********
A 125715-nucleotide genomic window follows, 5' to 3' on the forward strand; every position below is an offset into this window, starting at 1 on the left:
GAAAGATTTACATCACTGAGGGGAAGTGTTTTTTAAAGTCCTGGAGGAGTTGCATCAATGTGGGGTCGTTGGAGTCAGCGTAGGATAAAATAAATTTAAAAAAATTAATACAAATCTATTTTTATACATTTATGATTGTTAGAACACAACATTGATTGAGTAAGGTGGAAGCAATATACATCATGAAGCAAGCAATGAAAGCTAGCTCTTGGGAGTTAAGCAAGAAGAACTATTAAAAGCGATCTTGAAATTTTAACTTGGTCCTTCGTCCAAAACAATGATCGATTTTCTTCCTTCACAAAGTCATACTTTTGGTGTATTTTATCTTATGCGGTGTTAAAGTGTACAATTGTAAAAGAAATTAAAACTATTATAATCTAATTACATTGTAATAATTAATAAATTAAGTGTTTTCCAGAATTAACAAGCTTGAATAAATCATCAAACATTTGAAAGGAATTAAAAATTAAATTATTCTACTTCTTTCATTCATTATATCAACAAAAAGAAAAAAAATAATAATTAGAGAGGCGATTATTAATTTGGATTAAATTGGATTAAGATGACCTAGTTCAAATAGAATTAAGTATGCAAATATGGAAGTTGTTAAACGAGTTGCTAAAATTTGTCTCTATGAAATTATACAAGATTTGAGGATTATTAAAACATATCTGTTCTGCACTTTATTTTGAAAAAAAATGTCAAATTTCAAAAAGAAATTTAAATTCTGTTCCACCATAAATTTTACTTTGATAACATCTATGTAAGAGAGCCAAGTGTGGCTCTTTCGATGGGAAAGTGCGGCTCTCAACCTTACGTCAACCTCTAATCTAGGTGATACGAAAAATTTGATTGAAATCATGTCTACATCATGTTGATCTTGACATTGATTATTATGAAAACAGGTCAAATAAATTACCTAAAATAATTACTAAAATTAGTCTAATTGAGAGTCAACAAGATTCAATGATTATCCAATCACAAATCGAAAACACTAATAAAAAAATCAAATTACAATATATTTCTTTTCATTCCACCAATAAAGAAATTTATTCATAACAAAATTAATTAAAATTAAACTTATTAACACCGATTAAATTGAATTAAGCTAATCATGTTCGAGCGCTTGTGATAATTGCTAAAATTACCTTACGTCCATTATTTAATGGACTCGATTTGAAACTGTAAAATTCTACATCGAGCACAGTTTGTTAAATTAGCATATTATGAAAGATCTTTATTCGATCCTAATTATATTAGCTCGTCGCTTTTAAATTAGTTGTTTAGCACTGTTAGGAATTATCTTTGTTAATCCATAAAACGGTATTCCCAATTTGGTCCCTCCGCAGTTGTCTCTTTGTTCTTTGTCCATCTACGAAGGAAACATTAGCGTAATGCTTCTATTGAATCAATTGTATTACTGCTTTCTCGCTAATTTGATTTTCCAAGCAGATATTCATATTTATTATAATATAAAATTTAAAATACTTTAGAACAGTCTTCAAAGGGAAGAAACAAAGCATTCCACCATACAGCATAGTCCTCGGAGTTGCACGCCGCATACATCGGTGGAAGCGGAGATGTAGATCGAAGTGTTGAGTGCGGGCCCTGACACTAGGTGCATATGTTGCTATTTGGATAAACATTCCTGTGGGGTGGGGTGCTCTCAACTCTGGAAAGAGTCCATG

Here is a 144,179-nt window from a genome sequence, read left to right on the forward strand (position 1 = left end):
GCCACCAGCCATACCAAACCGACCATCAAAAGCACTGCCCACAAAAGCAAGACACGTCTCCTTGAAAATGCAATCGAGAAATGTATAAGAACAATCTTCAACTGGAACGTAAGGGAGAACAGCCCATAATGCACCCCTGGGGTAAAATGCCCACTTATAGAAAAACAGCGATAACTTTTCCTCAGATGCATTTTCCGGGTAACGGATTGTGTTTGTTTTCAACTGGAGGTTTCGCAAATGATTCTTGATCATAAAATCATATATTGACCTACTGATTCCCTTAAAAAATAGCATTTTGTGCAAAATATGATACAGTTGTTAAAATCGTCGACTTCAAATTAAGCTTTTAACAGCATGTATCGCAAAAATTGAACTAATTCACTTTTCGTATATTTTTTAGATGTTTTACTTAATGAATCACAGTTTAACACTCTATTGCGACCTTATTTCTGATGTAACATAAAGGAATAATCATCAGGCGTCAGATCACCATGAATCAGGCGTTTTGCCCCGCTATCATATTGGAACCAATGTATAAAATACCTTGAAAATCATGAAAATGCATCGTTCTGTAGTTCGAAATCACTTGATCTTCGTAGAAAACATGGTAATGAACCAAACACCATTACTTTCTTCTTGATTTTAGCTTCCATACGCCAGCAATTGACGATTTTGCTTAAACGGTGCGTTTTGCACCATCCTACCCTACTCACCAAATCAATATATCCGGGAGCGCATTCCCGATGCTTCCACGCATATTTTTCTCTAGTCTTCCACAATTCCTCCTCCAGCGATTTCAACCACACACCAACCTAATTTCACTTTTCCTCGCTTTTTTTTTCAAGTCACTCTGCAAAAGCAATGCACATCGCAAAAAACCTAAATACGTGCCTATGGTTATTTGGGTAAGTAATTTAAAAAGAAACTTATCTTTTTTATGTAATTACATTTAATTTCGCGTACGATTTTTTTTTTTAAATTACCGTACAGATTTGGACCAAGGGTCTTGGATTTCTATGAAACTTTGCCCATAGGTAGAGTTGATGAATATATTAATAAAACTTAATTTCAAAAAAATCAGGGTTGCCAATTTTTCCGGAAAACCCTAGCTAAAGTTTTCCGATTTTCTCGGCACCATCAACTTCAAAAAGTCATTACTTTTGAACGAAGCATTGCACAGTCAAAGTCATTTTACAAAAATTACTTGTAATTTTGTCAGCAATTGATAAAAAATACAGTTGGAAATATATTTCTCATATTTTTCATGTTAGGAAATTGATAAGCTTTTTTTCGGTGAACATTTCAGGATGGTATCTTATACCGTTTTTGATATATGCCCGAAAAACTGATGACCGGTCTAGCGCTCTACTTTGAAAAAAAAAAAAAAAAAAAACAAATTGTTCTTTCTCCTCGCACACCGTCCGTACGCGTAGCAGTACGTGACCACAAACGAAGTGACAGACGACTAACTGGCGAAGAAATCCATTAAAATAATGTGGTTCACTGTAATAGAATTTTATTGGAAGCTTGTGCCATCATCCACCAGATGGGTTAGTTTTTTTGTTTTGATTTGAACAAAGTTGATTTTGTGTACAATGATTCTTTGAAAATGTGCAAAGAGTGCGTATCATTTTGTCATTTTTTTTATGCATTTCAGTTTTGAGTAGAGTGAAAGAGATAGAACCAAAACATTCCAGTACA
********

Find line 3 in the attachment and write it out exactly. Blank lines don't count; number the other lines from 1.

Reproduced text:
Here is a 144,179-nt window from a genome sequence, read left to right on the forward strand (position 1 = left end):